candlestick

1824- 1825


The Collected Letters, Volume 3


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TC TO JAMES JOHNSTON; 29 May 1824; DOI: 10.1215/lt-18240529-TC-JJ-01; CL 3:72-74.


TC TO JAMES JOHNSTON

Haddington, Saturday-night [29 May 1824].

My dear Johnstone,

Your letter was lying for me at the office of Messrs Oliver & Boyd when I returned from Annandale, last tuesday night. The newspapers, you must understand, for which you thanked me so cordially, were all transmitted from Mainhill, where I resided from the beginning of April, till the day above mentioned. Had my occupation been less incessant, I should undoubtedly have broken your repose and assisted by my suggestions the “compunctious visitings” of your own not yet altogether seared conscience. But alas! Goethe and Meister kept me busy as a cock upon the spit: it was not till yesterday that I got liberty to leave Edinburgh, and throw that wretched novel off my hands forever and a day. I am here spending with a kind & worthy family, a brief space of rest before setting off for London and Cornwall. You too are going to Vannes in Brittany! What strange shiftings to and fro in the monstrous whirligig of life!1 And are we to go without once having met? Old friends to part for we know not how long, and take no farewell? My dear James I cannot bear to think of it; and I write at present for the purpose of preventing it. This letter reaches you on Monday morning; I sail next Saturday by the steam-boat: could not you contrive to make a start for Edinr and meet me there about Wednesday-night, and stay with me the next two days? Or which would be better could not you come out hither? I would show you Gilbert Burns,2 little Brown3 the schoolmaster (now married to Margaret Farries) and the people I am staying with, who could not fail to please you. Whichever way you like, only do if possible do one of them. Consider how often I have been at Broughty-ferry! I would have gone again in all probability had I had time. Besides you will see the General Assembly in Edinr, and Murray &c &c; and I will give you a copy of Meister with you in your pocket, if you have a packet large enough to hold three volumes 8vo.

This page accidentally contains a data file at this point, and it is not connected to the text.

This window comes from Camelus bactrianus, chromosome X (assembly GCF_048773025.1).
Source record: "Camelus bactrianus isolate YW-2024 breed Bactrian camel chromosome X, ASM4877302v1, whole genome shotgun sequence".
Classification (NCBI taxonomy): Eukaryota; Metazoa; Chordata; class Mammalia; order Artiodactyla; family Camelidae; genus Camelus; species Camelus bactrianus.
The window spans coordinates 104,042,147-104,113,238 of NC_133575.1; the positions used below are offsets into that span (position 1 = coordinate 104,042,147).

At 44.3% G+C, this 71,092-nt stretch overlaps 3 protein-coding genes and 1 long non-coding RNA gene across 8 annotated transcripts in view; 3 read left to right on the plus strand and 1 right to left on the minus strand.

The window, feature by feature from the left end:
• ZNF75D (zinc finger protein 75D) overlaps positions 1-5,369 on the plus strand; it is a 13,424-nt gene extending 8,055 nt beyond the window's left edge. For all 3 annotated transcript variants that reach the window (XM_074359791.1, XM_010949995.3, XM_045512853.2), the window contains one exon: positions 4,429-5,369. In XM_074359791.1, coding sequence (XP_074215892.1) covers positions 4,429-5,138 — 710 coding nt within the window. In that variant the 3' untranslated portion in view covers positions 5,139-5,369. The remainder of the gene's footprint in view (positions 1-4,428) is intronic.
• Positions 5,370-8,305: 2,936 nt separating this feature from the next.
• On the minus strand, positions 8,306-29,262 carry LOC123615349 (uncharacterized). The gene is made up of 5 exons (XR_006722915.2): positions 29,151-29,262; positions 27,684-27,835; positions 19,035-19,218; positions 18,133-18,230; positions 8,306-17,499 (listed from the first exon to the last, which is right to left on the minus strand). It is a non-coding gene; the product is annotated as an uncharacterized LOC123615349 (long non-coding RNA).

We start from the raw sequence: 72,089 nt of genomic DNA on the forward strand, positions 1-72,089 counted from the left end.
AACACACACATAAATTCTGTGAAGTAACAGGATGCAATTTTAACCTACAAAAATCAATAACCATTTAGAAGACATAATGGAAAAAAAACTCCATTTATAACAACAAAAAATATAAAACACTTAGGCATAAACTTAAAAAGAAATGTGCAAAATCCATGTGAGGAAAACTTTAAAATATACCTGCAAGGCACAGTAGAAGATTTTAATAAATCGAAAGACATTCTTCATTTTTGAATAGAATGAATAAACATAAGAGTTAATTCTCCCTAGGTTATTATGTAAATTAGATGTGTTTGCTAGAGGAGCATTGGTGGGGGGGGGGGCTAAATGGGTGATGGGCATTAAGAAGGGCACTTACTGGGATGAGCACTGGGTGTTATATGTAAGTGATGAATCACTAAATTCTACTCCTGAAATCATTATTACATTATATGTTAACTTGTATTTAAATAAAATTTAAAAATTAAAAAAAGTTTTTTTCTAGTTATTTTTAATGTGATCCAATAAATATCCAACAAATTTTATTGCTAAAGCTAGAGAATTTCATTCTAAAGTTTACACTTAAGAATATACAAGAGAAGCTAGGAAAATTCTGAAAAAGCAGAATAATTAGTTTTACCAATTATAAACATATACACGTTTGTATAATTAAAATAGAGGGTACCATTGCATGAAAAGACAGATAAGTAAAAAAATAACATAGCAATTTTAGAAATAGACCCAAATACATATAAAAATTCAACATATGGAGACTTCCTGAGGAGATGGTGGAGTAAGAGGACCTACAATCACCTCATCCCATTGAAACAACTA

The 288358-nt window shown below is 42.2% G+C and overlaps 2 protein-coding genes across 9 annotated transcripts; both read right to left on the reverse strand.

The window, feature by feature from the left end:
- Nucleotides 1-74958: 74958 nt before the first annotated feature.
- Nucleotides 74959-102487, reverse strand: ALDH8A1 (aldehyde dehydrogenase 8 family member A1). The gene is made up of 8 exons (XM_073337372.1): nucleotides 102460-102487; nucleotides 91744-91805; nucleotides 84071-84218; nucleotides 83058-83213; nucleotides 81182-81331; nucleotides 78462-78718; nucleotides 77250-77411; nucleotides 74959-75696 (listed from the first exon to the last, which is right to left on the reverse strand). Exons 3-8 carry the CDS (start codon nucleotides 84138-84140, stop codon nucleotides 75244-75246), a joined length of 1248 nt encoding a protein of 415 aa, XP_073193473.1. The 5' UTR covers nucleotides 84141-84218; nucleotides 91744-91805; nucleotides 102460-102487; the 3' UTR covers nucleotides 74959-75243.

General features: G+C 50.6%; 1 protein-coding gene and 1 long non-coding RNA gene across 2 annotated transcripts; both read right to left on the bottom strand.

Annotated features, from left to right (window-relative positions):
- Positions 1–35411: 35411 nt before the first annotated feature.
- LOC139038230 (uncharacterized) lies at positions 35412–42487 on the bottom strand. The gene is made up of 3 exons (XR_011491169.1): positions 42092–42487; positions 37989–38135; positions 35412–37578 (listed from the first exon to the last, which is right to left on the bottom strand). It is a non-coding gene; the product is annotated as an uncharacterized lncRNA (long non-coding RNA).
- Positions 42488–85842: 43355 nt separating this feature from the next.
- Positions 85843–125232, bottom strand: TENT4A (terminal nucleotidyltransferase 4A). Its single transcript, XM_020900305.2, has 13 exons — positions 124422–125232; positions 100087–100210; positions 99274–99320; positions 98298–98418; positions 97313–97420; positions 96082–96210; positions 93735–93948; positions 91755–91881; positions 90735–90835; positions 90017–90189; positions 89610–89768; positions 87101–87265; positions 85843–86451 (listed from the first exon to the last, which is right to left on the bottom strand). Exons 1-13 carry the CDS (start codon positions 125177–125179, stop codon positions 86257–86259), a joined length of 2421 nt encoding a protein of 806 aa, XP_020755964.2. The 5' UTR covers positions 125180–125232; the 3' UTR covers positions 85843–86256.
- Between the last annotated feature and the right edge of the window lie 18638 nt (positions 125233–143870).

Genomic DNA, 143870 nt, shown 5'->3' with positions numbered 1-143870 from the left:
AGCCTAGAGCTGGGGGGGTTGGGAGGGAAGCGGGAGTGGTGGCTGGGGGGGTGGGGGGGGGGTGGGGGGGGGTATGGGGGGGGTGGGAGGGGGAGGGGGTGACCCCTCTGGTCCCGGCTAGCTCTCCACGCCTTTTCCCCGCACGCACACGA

In short you must really make an effort: tell the General4 you have not been a day from home since your arrival; and that in very truth he must give you leave. Write at any rate on Monday-night, the letter will not fail to find me here on Wednesday morning; on which morning if you also should embark from Dundee we might meet in Edinr at night. My place there is Moray-street No. 1. Pattison's lodgings; and if they had not room for you, by walking up to Bristo street No. 35. Mrs Robertson (with whom you & I once staid a day or two) would if you mentioned my name to her most cheerfully admit you to any of her rooms, for all of them are vacant. Now think of this. At all events write to me directly; On monday, or at the very farthest on tuesday night, for in the latter case I should not receive the letter till Thursday-morning when I should be preparing to depart. A post later, nay two posts would still have a chance to find me at Edinr; but in place of them, I hope to find yourself.

I write this in the hurry of an hour after dinner in momentary expectation of the post. You see the purport of it, and will pardon blunders. My address here is: To the Care of Mrs Welsh, Haddington. Write, and come quickly, and believe me always

My dear Johnstone, / Your sincere old friend, /

Thomas Carlyle—

P[.S.:] If what I have said above, about your coming, th[reatens] to interfere with your professional arrangements, consider it as unsaid, and do not come to hurt yourself. Let me know on Wednesday morning what you mean to do. You see how I wish it, and how the matter stands. Adieu! The post-hour is about sounding.